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Talking to your foster child about online safety

Most people use the Internet to talk to people every day. Social media sites such as Facebook and Twitter are a great way of staying connected with friends, but they are often exploited by groomers who use the sites to target young children. The risks that young people are facing online have risen significantly and the Home Office have described it as “a global problem”. With this in mind, it is crucial that you, as foster parents, are aware of what sites your foster child visits – and even more important that you talk openly to your foster child about the risks and dangers that they might face.


The following advice from the NSPCC explains how to tackle a conversation about online safety with your children.

Explore sites and apps together

Talk about what might be OK for children of different ages. Ask your child what sites or apps they like. Write a list and look at them together.

Be positive about what you see, but also be open about concerns you have: “I think this site’s really good” or “I’m a little worried about things I’ve seen here”.

Be aware that your child might talk about friends who use apps or visit sites that you’ve decided aren’t suitable. Be ready to discuss your reasons, but recognise that they may not agree with you. Listen carefully for the reasons why.

Ask about things they might see online which make them feel uncomfortable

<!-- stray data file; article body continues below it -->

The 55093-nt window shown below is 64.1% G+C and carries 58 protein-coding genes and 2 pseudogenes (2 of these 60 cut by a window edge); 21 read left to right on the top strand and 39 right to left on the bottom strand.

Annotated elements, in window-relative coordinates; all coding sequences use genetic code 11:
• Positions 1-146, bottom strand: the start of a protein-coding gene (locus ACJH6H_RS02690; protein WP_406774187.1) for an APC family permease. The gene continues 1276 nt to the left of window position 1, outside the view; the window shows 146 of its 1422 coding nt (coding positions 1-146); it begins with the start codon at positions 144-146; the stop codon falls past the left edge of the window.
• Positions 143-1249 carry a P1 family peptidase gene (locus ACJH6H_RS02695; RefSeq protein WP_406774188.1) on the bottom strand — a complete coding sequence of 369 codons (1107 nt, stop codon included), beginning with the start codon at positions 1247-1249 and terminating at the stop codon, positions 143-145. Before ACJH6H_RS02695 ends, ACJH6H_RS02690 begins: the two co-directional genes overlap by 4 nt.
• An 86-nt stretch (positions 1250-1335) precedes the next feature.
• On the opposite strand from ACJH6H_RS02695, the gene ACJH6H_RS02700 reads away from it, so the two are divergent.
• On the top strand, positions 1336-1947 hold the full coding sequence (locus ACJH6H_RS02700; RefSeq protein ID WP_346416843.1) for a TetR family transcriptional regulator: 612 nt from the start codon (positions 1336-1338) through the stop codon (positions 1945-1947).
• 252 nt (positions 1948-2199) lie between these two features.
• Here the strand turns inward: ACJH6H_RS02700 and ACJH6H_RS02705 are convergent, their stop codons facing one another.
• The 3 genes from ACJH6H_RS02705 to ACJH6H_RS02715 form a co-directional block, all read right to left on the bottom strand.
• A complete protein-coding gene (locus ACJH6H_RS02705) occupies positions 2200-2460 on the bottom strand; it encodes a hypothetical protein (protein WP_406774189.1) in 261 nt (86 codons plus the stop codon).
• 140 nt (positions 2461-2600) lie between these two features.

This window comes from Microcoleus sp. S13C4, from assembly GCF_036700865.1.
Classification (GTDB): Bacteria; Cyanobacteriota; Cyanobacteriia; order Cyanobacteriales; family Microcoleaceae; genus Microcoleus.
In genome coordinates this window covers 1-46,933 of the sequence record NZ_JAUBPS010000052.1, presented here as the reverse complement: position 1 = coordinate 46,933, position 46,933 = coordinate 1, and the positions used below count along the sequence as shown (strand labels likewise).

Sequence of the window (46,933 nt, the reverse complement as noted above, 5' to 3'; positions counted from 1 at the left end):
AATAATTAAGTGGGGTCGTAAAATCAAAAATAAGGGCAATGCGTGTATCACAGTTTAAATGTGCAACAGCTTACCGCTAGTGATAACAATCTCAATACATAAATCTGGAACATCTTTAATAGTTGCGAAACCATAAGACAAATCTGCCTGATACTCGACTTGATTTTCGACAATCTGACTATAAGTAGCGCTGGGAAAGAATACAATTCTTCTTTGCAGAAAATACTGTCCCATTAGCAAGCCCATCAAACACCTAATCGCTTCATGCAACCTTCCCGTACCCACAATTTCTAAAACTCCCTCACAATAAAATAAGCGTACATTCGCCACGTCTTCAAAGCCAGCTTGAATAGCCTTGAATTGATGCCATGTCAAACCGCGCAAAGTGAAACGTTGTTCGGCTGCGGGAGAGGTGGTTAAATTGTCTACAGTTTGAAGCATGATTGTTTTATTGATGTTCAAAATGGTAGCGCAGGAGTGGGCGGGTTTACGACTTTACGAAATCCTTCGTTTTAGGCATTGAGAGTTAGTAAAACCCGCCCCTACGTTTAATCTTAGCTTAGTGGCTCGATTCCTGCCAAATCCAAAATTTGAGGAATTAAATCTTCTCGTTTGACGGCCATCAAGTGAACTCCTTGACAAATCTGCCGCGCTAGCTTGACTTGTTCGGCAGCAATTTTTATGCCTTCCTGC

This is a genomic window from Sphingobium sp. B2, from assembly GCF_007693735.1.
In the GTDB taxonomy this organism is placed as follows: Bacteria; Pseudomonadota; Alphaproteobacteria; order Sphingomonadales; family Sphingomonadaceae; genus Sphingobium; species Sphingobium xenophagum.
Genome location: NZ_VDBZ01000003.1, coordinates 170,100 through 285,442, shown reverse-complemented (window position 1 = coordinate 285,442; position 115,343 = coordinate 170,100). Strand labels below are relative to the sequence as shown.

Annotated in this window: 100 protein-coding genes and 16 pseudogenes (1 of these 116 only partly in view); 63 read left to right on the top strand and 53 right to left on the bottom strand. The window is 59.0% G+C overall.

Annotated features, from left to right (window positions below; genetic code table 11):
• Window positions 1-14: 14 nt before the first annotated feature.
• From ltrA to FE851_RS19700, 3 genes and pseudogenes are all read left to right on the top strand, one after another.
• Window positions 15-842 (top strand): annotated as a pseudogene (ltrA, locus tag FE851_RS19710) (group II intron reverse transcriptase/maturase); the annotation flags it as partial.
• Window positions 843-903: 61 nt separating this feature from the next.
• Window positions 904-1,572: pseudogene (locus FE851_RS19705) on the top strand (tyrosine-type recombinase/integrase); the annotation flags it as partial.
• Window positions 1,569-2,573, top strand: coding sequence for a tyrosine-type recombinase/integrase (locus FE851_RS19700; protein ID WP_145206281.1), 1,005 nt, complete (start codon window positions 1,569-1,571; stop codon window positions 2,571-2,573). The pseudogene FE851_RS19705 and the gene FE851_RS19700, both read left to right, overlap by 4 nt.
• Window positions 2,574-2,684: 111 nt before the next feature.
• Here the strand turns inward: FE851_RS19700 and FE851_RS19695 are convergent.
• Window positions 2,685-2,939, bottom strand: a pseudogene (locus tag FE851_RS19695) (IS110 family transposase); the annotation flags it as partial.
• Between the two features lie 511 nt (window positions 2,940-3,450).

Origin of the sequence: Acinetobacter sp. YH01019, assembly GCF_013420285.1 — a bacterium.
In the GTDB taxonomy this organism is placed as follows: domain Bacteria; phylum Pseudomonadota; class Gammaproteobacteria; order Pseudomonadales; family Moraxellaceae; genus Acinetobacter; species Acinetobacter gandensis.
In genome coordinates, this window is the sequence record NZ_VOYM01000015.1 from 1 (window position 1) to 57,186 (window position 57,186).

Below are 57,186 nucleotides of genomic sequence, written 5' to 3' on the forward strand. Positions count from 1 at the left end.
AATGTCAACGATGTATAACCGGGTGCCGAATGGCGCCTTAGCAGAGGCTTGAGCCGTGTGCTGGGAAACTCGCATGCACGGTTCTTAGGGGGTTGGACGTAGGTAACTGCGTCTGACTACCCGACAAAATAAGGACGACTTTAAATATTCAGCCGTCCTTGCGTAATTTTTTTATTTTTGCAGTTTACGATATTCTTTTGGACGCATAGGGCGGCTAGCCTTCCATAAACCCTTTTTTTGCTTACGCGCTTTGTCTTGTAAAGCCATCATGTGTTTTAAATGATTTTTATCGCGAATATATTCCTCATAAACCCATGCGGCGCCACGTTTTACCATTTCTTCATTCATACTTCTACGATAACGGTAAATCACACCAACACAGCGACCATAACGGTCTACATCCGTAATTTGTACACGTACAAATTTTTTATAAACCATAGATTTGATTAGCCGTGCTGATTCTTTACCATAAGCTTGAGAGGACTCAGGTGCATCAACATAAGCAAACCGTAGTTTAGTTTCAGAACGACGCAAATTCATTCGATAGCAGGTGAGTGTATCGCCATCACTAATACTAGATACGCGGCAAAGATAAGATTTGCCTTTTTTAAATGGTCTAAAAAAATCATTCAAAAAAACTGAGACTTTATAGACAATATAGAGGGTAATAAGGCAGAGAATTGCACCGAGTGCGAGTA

Talk about things they, or their friends, have seen that made them feel uncomfortable:

  1. Be specific. What exactly made them feel uncomfortable and why? Is it people or animals being hurt? Nasty comments about others?
  2. Link these to things in the real world, and explain that you’re always here to protect and help them online and off.
  3. Reassure your child that they can always talk to you about anything that makes them feel uncomfortable.
  4. Show them how to report or block on the sites and apps they use.
  5. Tell them you’ll help them to report anything upsetting they’ve seen or to deal with online bullying.

Talk about how they can stay safe on social networks

Ask you child if they know:

  • where reporting functions are
  • how to block someone
  • how to keep information private

Show them how to do these things.

Talk about online privacy and being Share Aware. Explain that online behaviour – including sharing personal information – should mirror behaviour in person.

Explain that talking to strangers isn’t always ‘bad’, but they should always be careful about what they share and sometimes people aren’t who they say they are.

Reassure them that you won’t overreact – you’re just looking out for them

Explain that you understand the Internet is a great place to be and that you’re just looking out for them. Tell them they should speak up and not keep secrets if something is worrying them.

Reassure them that you’re interested in all aspects of their life. Say that you’d like to talk about stuff they’ve seen online, sites and apps they visit, and you’ll share things you’ve seen too. Recognise that they’ll be using the internet to research homework, for example.

Read more on the NSPCC website:

Source used:


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During your lunch break, or the time you spend checking Facebook, another child will come into care. Right now, that child is thinking: 'Who cares?' More Videos
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